Manipulating minds … important lessons for controlling humans

Manipulating minds ... important lessons for controlling humans
Manipulating minds ... important lessons for controlling humans

Localized introductionThe idea that the human mind can be controlled has taken center stage by politicians and scientists. And even the public as well; Especially in the fifties of the last century, and this was reflected in studies, books and tests of cases said that the minds of their people had been controlled and manipulated, and this effect extended – until now – carrying with it many connotations and concepts, which are discussed in the following article.Text of the articleIn the mid-1990s, Jesse Morton was 16 years old when he ran off to tour a rock band and make a living off the proceeds of drugs circulating outside of the concert. He was arrested and imprisoned on drug-related charges, and in a prison in the US state of Virginia, bin Laden became his role model, and (himself) became recruiting individuals for Al Qaeda. He is said to have inspired some of those who planned to send the remote-controlled plane loaded with explosives to the Pentagon.

After the so-called “Reverse Transformation” process and his work in the FBI, it is widely rumored that today he is seeking a new profession to reclaim the hearts and minds of those he helped plant previously to fight the West. In an interview with The New York Times in August, Morton declared: “100 percent free of extremism.”

Yes, there are clear differences between past and present fears of mind control, but they are worth noting, and nevertheless experts often follow the scent of hidden assumptions about the nature of the mind and group wafting from the Cold War’s past.

Morton posits a certain psychological explanation for his condition. He describes himself as someone whose troubled childhood set the stage for subsequent life-changing decisions, as the feeling of letdown increased in a school that failed to protect him from his mother’s behavior and abuse. Morton believes that, as a teenager, he cultivated desires for revenge, drawn into the polarizing rhetoric of fundamentalism, falling into the clutches of powerful anti-Western leaders.

But how and why do some people “transform” in this or that way? And to what extent can the “planter of extremism ideology” or “the extremist” go beyond the conscious will of the human mind? All this may seem like a new dilemma, but in fact the world has seen this before.
The current debate about extremism bears a resemblance to previous fears of “brainwashing” in the twentieth century! In a research project called “ulterior motives” funded by the Wellcome Trust (headquartered in Birkbeck, University of London), we explore the history of brainwashing. We track ideas, experiences, fictions, myths, and policies that crystallized in the 1950s and were of the interest of psychologists.

Seen in light of history, cases like Morton, the way they are interpreted usually take a familiar turn. Yes, there are clear differences between past and present fears of mind control, but they are noteworthy, yet experts often follow the scent of hidden assumptions about the nature of the mind and group wafting from the Cold War past.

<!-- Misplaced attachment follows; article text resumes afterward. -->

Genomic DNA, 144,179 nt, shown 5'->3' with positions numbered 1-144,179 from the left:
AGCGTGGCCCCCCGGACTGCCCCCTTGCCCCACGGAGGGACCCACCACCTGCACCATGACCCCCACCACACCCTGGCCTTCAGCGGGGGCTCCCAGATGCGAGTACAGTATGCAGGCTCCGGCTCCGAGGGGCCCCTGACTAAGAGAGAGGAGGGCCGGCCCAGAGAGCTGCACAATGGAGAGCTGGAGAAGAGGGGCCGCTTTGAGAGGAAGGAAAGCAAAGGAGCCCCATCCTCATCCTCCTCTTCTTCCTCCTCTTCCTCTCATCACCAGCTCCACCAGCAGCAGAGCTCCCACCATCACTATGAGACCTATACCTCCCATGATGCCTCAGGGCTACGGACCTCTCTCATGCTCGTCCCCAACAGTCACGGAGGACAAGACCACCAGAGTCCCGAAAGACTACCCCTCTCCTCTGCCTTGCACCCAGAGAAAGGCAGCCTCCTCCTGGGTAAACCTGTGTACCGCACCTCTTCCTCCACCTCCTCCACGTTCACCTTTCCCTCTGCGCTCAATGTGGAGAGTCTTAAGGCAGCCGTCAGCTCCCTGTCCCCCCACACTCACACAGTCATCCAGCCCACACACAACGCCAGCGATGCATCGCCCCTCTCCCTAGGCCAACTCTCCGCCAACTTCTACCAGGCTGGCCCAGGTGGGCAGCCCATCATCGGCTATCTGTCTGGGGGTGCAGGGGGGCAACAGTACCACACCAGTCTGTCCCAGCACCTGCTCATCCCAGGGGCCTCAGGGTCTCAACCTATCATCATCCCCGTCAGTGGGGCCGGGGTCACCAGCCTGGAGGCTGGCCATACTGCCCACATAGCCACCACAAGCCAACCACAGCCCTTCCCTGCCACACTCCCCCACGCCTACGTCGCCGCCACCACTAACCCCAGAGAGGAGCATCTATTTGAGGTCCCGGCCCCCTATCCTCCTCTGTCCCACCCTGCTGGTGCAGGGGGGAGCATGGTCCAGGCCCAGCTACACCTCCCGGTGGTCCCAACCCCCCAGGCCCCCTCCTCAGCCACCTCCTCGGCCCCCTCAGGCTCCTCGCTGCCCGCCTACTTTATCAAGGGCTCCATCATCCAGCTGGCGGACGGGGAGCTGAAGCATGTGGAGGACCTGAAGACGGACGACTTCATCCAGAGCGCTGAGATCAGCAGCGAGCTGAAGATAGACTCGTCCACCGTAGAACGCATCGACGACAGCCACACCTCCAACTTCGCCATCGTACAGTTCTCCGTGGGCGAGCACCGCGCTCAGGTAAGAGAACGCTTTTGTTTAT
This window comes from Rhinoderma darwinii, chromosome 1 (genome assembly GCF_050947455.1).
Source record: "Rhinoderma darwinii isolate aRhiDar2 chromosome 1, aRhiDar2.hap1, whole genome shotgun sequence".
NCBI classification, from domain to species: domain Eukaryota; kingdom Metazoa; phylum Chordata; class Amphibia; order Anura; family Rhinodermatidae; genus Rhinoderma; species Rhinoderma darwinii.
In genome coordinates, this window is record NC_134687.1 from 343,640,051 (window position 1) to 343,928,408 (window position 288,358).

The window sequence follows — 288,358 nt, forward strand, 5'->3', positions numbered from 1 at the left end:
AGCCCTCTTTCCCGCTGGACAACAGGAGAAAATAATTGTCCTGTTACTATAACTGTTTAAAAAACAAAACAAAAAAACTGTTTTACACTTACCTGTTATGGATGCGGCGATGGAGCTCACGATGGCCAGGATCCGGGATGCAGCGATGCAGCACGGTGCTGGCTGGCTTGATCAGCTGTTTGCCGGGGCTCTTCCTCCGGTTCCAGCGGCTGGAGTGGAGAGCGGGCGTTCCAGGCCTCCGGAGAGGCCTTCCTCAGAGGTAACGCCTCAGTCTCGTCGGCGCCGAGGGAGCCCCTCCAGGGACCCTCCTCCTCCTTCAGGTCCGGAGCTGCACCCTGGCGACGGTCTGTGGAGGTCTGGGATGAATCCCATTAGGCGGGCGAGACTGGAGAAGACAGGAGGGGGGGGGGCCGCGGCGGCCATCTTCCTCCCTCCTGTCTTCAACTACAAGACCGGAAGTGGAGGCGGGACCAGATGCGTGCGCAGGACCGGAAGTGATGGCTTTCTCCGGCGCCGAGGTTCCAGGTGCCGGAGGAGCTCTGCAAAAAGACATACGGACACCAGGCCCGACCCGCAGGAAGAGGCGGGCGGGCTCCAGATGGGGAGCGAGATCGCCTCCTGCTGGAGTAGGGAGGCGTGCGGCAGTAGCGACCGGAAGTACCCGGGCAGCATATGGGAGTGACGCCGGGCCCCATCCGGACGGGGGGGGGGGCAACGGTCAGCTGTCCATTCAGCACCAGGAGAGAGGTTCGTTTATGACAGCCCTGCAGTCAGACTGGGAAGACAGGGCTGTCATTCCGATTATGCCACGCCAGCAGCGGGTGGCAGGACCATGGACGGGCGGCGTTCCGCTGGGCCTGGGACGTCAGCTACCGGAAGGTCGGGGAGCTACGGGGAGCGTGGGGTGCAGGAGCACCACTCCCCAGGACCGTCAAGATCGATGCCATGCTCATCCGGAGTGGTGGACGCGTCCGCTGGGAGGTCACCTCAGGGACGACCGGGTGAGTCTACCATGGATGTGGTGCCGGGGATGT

In fact, this has happened more than we are concerned with admitting, and we are now narrating the lives of these “other extremists” .. Revealing the legacy of the Cold War and “brainwashing” is important for another reason as well, as many of the large theses that have dealt with this topic, which have appeared since more than Half a century ago, it still delivers insights worth remembering now.The terrorist mentalityPolicymakers and researchers seek to trace parallels between cases like Morton’s case, and to explain the motivations of those who “corrupt”. But focusing on the apparent diseases of particular individuals may distract us from the underlying social and political conditions that alienate entire societies or large populations.

Certainly, the lives of individuals may give clues to those who are likely to be vulnerable to this, but it can also provide illusory reassurance, as if the problem – simply put – would exist within an isolated subgroup that broadcast its venom.

Today’s widespread condemnation that there are essential “terrorist radical features” that may serve as signs and indications that this person is an extremist or a terrorist, may be a sign of extreme confusion! It may not indicate any development in scientific knowledge, but rather the despair and failure to explain the crisis by limiting the discussion to diagnosing psychological and metaphysical states.

In fact, many of the features that are routinely discussed as markers for the minds of terrorist is one of the most common human emotions, and in the very obviousness and clarity. It was published in a list of 22 points in 2015 as part of the British government’s anti-terrorism strategy, especially within the scope of the “Prevention” section.

Can standards proposed for those at risk of “viability of the tendency of terrorism” that the fate of any individual identifies us at any time, including those traits such things as: the tendency to excitement and adventure, the sense of threat and insecurity, feeling angry and looking for power. There is already debate about the methods used to build such lists and features, as well as the awareness of those who use them of the frightening nature of these groups. It may be better for policymakers to read more accounts and notes on political violence and terrorism to extract the complexity of the matter.